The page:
UnEmployment construction industry

Photo: bridgesward from Pixabay

Job losses in mining and constructions sectors hurt employment stats

Unemployment in South Africa has risen to a decade-long high of the back off big decreases in the number of jobs in the mining and construction sectors.

UnEmployment construction industry

Photo: bridgesward from Pixabay

Significant job cuts in the mining and constructions industries have resulted in the highest quarterly increase in unemployed persons in South Africa since 2013.

While six of 10 industries did show employment growth between Q1 and Q2 of 2019, including the construction sector, the overall picture is a lot bleaker.

Employment in mining and construction

Employment in the construction rose by 21 000 jobs (1.8%) between the first and second quarters of 2019, but the year-on-year stats paint the real picture.

Comparing Q2 between 2018 and 2019 shows construction sector employment has shrunk by 7.6% over the last 12 months, while the mining industry showed a 12.4% decrease in jobs year-on-year.

Increasing second-quarter employment in the community and social services (1.3%) and trade (2.5%) sectors, as well as small gains in agriculture (0.6%), manufacturing (0.5%), and utilities (0.9%) were offset by large decreases in mining (-8.7%), transport (-4.1%), and private households (-3.5%).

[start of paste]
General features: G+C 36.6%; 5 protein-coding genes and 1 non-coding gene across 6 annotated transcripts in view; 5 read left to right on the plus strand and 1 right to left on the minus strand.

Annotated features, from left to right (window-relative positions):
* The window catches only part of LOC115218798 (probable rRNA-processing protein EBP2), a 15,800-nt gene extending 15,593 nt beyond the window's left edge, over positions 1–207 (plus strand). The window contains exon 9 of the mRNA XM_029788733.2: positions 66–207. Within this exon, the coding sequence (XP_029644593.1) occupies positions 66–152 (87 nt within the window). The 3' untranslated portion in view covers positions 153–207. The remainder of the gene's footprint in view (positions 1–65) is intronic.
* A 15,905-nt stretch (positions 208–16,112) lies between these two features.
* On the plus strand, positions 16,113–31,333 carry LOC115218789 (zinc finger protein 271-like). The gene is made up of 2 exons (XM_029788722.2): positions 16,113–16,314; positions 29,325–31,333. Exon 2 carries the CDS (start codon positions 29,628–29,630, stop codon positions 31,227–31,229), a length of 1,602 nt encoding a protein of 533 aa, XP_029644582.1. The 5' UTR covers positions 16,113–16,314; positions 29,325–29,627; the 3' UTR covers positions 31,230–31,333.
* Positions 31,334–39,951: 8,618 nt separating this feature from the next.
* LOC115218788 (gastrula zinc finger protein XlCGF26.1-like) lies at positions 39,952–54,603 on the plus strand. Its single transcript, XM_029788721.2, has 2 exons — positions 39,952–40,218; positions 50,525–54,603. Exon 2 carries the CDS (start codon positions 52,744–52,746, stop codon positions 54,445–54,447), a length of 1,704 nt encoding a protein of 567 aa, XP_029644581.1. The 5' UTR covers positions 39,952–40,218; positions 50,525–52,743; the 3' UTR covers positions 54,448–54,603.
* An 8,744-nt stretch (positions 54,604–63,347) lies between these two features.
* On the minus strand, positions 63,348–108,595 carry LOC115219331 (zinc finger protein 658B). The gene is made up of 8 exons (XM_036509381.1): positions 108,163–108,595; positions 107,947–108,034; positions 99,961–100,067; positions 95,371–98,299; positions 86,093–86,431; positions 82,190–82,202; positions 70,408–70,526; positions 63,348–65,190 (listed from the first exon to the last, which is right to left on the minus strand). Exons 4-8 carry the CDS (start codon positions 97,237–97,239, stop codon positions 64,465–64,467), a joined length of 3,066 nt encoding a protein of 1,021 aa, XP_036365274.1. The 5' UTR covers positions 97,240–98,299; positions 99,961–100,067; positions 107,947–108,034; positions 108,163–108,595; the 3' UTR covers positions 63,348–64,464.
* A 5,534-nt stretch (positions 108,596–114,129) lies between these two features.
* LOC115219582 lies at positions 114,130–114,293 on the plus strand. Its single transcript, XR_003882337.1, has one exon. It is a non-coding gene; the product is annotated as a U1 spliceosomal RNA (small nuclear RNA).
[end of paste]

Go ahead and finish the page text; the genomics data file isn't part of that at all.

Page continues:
Decreasing absorption rate

The overall number of unemployed people rose by 455 000 people to 6.7 million when compared to the first quarter of 2019 and the absorption rate of including unemployed people into the workforce decreased by 0.2% to 42,4%.

While this percentage is below 50% it effectively means that less than one out of every two new entrants into the workforce are able to find work.

Informal sector growth

Perhaps of biggest concern is the fact that the informal sector, not including agriculture and private households, accounted for the largest growth in employment boasting a 3.9% rise from Q1 and a 7.8% increase year-on-year.

This could suggest not enough is being done to drive formal employment, both by government and the private sector, meaning people are having to find work however they can.

Jobs in the informal sector are often not full-time employment opportunities and can be quite volatile depending on how much money the employer has, so gains in this area can potentially be lost in a heartbeat.

There is no doubt work is needed to increase employment in the formal sector by increasing the absorption rate to above 50%, otherwise, the goal of decreasing employment in this country will never be realised.